- CNBC's Jim Cramer broke down a "contrarian" call from trading expert Larry Williams, who sees signs that the American greenback could be bottoming.
- "The charts, as interpreted by the great Larry Williams, suggest that the U.S. dollar could be ready to come out of its funk and start rallying again," the "Mad Money" host said.
- "If he's right, we're going to have to reassess a whole host of American companies that've been getting a huge boost from our weakened currency, and by reassess I mean lighten up on stocks of companies with big overseas sales," he said.
CNBC's Jim Cramer on Tuesday advised investors to be prepared to reevaluate their industrials holdings, should the value of the American greenback rise.
The U.S. dollar index, typically viewed as a safe-haven investment, set a new two year low during the trading day, but a "contrarian" call from renowned trading expert Larry Williams suggests that the index could be bottoming.
The dollar, which floored at 92.13 Tuesday, is now down 4.23% this year.
"The charts, as interpreted by the great Larry Williams, suggest that the U.S. dollar could be ready to come out of its funk and start rallying again," the "Mad Money" host said. "If he's right, we're going to have to reassess a whole host of American companies that've been getting a huge boost from our weakened currency, and by reassess I mean lighten up on stocks of companies with big overseas sales."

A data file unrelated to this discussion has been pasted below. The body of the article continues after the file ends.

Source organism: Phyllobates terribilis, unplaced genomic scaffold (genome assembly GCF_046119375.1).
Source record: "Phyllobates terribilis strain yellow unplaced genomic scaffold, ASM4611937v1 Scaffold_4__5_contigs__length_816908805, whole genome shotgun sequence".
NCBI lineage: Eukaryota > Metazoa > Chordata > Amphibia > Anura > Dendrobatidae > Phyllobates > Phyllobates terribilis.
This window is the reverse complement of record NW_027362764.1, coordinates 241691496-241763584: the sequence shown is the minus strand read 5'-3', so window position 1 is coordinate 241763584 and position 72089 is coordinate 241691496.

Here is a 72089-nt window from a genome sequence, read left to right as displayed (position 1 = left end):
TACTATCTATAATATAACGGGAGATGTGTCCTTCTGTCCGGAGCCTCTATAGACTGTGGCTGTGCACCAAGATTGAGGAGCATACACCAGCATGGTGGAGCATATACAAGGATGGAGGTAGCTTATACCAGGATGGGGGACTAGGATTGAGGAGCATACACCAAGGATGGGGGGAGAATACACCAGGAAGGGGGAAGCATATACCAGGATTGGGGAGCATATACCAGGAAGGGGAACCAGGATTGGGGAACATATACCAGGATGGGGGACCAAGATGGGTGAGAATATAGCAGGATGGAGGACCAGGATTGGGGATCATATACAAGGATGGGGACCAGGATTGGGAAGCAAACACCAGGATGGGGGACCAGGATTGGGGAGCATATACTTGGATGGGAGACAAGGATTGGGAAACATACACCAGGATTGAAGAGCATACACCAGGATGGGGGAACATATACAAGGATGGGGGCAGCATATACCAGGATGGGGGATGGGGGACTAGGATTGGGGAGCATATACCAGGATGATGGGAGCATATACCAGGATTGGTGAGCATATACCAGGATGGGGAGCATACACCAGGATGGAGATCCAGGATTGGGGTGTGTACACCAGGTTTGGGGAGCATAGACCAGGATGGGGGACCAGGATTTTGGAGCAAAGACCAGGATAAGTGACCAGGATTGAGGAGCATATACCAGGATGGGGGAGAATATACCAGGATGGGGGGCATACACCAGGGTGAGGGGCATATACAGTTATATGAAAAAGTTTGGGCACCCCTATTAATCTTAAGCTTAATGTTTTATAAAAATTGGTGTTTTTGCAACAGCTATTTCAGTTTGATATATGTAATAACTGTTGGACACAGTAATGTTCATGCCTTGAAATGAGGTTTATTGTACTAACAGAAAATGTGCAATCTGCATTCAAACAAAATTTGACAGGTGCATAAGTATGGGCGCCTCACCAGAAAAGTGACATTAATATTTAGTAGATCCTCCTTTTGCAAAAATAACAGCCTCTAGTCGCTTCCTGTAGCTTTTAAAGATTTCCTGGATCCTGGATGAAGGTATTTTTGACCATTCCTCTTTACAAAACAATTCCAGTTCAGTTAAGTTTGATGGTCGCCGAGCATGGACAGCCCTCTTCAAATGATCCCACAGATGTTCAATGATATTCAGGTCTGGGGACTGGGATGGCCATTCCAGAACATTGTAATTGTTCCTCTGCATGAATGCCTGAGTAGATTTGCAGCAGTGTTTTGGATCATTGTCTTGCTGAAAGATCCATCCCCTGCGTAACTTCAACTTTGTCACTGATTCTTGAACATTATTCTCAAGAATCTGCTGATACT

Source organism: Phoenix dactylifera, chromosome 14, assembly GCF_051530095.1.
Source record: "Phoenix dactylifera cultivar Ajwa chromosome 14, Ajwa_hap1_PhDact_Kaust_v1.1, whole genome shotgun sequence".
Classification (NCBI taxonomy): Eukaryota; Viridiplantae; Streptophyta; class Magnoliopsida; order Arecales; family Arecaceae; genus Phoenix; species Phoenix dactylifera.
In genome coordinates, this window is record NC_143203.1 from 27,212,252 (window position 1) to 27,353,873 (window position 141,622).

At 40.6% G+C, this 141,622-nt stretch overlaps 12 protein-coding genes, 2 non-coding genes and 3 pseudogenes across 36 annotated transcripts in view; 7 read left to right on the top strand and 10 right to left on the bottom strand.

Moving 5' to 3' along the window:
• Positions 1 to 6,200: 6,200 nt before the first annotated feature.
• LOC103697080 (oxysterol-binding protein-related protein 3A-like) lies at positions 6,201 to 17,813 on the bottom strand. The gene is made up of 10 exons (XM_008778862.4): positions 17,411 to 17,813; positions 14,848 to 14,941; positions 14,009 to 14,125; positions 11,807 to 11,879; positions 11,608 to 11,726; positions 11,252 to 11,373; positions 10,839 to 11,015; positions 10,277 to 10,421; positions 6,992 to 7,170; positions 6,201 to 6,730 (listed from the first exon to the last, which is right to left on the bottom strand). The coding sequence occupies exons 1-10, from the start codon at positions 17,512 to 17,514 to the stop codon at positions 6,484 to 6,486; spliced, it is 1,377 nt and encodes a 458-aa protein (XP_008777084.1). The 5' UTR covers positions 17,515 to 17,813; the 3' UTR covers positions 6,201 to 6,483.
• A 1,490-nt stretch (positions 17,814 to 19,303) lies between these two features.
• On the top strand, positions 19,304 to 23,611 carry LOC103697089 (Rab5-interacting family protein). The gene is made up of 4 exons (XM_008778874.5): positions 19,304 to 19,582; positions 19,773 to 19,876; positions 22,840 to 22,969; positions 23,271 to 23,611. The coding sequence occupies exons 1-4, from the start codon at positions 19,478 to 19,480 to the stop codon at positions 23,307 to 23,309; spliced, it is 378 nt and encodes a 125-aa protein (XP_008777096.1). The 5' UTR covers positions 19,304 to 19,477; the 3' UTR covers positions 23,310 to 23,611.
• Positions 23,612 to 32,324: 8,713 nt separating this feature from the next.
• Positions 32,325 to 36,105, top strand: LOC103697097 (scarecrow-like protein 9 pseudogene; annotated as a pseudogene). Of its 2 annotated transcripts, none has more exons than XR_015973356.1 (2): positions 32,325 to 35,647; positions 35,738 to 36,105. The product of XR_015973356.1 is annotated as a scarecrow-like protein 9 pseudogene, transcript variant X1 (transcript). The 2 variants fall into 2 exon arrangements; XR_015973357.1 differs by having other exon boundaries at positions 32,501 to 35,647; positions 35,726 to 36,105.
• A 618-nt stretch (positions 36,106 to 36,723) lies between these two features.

The greenback, which topped out at 102.99 in March, has tumbled as the federal government carried out multiple fiscal rescue programs to buffer the economic damage from the coronavirus lockdown in the first half of the year. U.S. currency was also weaker against both the euro and Japanese yen.
As the dollar set a new low, the S&P 500 managed to reach a new all-time high during the session, recovering all of its market losses since reaching a peak prior to the coronavirus outbreak growing into a global crisis. The greenback reached a 27-month low.
Congress pushed through emergency legislation spending trillions of dollars on aid for Americans, hospitals, businesses and governments, while the Federal Reserve pumped trillions in liquidity into financial markets.
"That's one reason why so many American industrials have managed to have great stocks, here," Cramer said. "A weak dollar means their exports are cheaper for the rest of the world. It gives us a big competitive advantage, even though it also makes imports more expensive."
Citing Williams, Cramer pointed out multiple indicators that suggest the U.S. dollar index may be poised to reverse course. They include correlations in the crude market, a greenback nearing seasonal lows and the TD Sequential — a momentum indicator — suggesting the decline in the dollar is coming to an end.
Looking at the monthly chart of the dollar index, which measures the American dollar against foreign currencies, Cramer noted a bullish sign in buying and selling activity of commercial hedgers.
"Whenever these commercial hedgers build a big net long position, above the black horizontal line, Williams points out that the dollar index actually tends to rally pretty consistently," the host said. "We've just gotten to a point where the commercial hedgers are net long, [which is] an unusually bullish position that says buy the greenback."
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